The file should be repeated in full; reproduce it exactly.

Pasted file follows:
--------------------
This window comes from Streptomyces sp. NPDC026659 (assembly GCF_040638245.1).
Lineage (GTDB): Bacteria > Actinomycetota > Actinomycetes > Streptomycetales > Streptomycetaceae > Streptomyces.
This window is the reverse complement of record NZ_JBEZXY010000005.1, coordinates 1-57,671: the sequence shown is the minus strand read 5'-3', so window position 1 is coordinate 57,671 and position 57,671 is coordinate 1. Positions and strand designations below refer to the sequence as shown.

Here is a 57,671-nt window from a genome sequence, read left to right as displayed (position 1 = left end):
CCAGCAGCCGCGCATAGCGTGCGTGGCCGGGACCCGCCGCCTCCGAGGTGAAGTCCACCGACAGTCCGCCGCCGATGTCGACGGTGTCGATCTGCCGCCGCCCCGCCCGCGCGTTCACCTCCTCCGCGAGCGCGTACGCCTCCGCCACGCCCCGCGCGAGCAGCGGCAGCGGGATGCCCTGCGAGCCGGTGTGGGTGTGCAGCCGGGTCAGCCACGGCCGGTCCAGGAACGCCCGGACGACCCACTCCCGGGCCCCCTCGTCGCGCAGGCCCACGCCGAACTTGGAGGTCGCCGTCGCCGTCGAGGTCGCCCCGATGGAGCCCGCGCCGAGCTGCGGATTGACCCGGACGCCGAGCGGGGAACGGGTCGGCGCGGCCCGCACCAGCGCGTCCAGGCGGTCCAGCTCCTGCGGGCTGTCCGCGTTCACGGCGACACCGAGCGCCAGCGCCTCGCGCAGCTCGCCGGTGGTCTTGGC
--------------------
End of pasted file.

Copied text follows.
This window comes from Streptomyces sp. NPDC026659 (assembly GCF_040638245.1).
Lineage (GTDB): Bacteria > Actinomycetota > Actinomycetes > Streptomycetales > Streptomycetaceae > Streptomyces.
This window is the reverse complement of record NZ_JBEZXY010000005.1, coordinates 1-57,671: the sequence shown is the minus strand read 5'-3', so window position 1 is coordinate 57,671 and position 57,671 is coordinate 1. Positions and strand designations below refer to the sequence as shown.

Here is a 57,671-nt window from a genome sequence, read left to right as displayed (position 1 = left end):
CCAGCAGCCGCGCATAGCGTGCGTGGCCGGGACCCGCCGCCTCCGAGGTGAAGTCCACCGACAGTCCGCCGCCGATGTCGACGGTGTCGATCTGCCGCCGCCCCGCCCGCGCGTTCACCTCCTCCGCGAGCGCGTACGCCTCCGCCACGCCCCGCGCGAGCAGCGGCAGCGGGATGCCCTGCGAGCCGGTGTGGGTGTGCAGCCGGGTCAGCCACGGCCGGTCCAGGAACGCCCGGACGACCCACTCCCGGGCCCCCTCGTCGCGCAGGCCCACGCCGAACTTGGAGGTCGCCGTCGCCGTCGAGGTCGCCCCGATGGAGCCCGCGCCGAGCTGCGGATTGACCCGGACGCCGAGCGGGGAACGGGTCGGCGCGGCCCGCACCAGCGCGTCCAGGCGGTCCAGCTCCTGCGGGCTGTCCGCGTTCACGGCGACACCGAGCGCCAGCGCCTCGCGCAGCTCGCCGGTGGTCTTGGC